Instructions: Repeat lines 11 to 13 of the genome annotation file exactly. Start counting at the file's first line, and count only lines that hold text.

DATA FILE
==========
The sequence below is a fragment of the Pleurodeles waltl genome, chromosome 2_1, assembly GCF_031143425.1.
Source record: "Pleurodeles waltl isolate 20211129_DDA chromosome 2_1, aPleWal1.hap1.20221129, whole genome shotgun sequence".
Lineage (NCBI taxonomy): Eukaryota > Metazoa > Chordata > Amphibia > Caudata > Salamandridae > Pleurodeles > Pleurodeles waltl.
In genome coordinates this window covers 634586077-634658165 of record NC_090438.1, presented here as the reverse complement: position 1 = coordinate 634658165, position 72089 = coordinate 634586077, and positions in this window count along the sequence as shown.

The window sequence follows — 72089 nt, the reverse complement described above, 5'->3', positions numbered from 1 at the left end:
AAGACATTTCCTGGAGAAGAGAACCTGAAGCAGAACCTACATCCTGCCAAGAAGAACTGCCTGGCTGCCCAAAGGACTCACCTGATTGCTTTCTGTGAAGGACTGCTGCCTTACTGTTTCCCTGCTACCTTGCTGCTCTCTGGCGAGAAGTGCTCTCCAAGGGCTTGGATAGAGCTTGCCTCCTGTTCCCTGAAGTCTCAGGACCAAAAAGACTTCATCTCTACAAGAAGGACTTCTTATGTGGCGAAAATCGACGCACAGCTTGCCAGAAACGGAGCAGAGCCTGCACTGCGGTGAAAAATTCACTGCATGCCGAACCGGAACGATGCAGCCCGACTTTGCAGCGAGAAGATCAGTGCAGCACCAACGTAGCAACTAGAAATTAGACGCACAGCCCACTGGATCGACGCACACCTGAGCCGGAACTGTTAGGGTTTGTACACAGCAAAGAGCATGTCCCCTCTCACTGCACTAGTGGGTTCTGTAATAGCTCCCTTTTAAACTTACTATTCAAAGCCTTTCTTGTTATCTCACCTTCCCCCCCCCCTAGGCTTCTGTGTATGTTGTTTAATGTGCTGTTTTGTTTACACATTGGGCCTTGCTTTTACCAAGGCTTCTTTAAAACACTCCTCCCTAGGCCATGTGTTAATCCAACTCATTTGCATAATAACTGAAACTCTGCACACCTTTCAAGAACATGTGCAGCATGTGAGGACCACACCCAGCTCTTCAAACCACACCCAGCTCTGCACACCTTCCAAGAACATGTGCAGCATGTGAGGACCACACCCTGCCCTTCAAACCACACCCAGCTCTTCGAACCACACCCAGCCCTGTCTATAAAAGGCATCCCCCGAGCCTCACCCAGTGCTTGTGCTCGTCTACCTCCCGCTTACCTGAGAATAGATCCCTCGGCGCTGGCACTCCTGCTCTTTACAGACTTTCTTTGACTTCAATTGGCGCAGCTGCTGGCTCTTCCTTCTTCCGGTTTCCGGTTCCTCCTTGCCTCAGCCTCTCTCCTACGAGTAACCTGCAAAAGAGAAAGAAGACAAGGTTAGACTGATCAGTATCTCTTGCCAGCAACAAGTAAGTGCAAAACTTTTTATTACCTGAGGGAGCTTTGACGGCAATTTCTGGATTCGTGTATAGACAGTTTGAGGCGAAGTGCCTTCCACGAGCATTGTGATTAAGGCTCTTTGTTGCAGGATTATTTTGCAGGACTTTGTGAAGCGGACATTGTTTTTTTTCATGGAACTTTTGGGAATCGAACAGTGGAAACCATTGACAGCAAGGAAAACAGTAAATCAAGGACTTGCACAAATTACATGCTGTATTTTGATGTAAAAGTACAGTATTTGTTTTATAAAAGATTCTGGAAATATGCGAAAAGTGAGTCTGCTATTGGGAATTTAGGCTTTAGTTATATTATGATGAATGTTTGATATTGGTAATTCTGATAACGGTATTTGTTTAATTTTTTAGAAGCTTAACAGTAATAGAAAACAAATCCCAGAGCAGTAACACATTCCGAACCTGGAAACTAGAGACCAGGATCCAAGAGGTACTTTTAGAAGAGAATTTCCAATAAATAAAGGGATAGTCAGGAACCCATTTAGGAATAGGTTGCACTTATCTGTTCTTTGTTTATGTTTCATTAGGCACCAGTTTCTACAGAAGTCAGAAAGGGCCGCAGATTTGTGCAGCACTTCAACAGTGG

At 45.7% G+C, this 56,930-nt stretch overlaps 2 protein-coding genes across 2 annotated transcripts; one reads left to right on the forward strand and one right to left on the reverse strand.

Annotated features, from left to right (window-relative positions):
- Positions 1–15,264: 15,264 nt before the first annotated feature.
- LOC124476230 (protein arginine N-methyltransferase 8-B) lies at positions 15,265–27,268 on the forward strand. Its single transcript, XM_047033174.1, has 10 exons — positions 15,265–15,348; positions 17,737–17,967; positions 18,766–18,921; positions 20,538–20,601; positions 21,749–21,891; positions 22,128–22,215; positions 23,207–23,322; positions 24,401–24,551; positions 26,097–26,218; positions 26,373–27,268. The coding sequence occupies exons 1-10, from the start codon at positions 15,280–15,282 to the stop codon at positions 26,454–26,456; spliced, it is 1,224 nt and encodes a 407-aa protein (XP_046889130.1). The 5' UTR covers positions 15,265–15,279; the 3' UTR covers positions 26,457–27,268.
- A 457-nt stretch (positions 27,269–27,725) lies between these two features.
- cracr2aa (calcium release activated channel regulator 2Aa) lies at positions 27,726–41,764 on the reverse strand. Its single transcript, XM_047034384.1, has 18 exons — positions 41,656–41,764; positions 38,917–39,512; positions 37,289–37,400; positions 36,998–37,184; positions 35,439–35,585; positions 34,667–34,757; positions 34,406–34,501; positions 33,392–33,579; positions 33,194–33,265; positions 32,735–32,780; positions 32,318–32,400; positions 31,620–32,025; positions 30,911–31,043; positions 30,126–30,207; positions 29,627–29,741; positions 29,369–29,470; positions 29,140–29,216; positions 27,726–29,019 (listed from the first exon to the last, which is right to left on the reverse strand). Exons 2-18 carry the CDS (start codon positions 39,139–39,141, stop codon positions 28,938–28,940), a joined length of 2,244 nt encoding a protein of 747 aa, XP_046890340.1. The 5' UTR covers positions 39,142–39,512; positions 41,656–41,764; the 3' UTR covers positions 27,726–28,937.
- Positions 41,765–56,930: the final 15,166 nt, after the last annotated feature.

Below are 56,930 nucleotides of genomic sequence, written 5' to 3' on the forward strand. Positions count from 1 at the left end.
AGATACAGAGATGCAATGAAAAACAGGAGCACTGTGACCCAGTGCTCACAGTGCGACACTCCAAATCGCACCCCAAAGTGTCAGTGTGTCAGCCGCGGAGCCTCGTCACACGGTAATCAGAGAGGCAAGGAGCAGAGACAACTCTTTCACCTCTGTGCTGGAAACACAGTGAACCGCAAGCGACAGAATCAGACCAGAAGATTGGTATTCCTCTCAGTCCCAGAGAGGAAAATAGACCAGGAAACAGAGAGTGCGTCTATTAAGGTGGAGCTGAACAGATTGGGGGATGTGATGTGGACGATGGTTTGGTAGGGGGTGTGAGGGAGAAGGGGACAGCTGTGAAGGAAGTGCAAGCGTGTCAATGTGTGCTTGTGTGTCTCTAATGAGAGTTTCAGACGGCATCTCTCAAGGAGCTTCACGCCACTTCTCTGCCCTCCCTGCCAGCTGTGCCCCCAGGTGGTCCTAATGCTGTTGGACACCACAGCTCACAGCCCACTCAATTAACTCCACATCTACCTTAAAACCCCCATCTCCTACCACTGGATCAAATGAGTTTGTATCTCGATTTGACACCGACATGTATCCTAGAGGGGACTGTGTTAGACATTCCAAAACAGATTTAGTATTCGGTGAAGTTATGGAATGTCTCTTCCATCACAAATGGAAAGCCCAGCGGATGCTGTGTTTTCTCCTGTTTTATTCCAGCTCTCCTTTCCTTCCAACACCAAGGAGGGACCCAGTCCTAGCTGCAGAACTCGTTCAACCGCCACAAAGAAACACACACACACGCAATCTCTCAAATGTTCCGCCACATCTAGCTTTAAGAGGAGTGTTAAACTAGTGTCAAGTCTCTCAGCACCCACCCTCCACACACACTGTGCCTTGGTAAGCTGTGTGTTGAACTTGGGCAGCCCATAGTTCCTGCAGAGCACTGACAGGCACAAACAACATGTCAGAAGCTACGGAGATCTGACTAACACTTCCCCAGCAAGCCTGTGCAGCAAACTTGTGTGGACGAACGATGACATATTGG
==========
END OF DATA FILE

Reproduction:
- A 457-nt stretch (positions 27,269–27,725) lies between these two features.
- cracr2aa (calcium release activated channel regulator 2Aa) lies at positions 27,726–41,764 on the reverse strand. Its single transcript, XM_047034384.1, has 18 exons — positions 41,656–41,764; positions 38,917–39,512; positions 37,289–37,400; positions 36,998–37,184; positions 35,439–35,585; positions 34,667–34,757; positions 34,406–34,501; positions 33,392–33,579; positions 33,194–33,265; positions 32,735–32,780; positions 32,318–32,400; positions 31,620–32,025; positions 30,911–31,043; positions 30,126–30,207; positions 29,627–29,741; positions 29,369–29,470; positions 29,140–29,216; positions 27,726–29,019 (listed from the first exon to the last, which is right to left on the reverse strand). Exons 2-18 carry the CDS (start codon positions 39,139–39,141, stop codon positions 28,938–28,940), a joined length of 2,244 nt encoding a protein of 747 aa, XP_046890340.1. The 5' UTR covers positions 39,142–39,512; positions 41,656–41,764; the 3' UTR covers positions 27,726–28,937.
- Positions 41,765–56,930: the final 15,166 nt, after the last annotated feature.